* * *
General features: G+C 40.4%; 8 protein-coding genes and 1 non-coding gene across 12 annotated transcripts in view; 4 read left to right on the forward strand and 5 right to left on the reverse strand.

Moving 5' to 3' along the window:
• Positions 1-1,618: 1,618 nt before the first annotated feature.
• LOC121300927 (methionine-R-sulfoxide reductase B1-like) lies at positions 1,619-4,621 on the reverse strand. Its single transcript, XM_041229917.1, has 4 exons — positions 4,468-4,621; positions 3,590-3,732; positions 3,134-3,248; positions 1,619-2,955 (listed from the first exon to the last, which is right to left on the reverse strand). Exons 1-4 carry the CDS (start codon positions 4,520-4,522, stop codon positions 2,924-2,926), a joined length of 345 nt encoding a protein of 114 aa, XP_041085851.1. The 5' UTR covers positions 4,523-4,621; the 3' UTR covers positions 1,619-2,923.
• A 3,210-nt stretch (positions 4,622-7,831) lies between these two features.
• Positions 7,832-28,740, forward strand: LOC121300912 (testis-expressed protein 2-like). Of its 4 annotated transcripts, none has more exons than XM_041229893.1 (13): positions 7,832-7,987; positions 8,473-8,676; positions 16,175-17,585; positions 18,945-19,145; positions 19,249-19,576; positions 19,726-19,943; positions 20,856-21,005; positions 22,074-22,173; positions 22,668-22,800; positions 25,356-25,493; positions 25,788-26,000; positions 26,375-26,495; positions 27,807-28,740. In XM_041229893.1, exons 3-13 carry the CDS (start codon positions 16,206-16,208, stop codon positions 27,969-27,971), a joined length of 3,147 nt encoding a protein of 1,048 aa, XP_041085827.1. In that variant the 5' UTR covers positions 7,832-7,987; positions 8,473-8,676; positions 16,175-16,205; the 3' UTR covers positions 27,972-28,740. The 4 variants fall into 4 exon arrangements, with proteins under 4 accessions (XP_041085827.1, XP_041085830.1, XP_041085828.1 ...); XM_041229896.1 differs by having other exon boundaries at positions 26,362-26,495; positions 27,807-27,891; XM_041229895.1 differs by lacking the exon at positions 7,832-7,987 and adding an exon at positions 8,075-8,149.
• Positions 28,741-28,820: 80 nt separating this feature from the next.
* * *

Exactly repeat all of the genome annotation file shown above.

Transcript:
General features: G+C 40.4%; 8 protein-coding genes and 1 non-coding gene across 12 annotated transcripts in view; 4 read left to right on the forward strand and 5 right to left on the reverse strand.

Moving 5' to 3' along the window:
• Positions 1-1,618: 1,618 nt before the first annotated feature.
• LOC121300927 (methionine-R-sulfoxide reductase B1-like) lies at positions 1,619-4,621 on the reverse strand. Its single transcript, XM_041229917.1, has 4 exons — positions 4,468-4,621; positions 3,590-3,732; positions 3,134-3,248; positions 1,619-2,955 (listed from the first exon to the last, which is right to left on the reverse strand). Exons 1-4 carry the CDS (start codon positions 4,520-4,522, stop codon positions 2,924-2,926), a joined length of 345 nt encoding a protein of 114 aa, XP_041085851.1. The 5' UTR covers positions 4,523-4,621; the 3' UTR covers positions 1,619-2,923.
• A 3,210-nt stretch (positions 4,622-7,831) lies between these two features.
• Positions 7,832-28,740, forward strand: LOC121300912 (testis-expressed protein 2-like). Of its 4 annotated transcripts, none has more exons than XM_041229893.1 (13): positions 7,832-7,987; positions 8,473-8,676; positions 16,175-17,585; positions 18,945-19,145; positions 19,249-19,576; positions 19,726-19,943; positions 20,856-21,005; positions 22,074-22,173; positions 22,668-22,800; positions 25,356-25,493; positions 25,788-26,000; positions 26,375-26,495; positions 27,807-28,740. In XM_041229893.1, exons 3-13 carry the CDS (start codon positions 16,206-16,208, stop codon positions 27,969-27,971), a joined length of 3,147 nt encoding a protein of 1,048 aa, XP_041085827.1. In that variant the 5' UTR covers positions 7,832-7,987; positions 8,473-8,676; positions 16,175-16,205; the 3' UTR covers positions 27,972-28,740. The 4 variants fall into 4 exon arrangements, with proteins under 4 accessions (XP_041085827.1, XP_041085830.1, XP_041085828.1 ...); XM_041229896.1 differs by having other exon boundaries at positions 26,362-26,495; positions 27,807-27,891; XM_041229895.1 differs by lacking the exon at positions 7,832-7,987 and adding an exon at positions 8,075-8,149.
• Positions 28,741-28,820: 80 nt separating this feature from the next.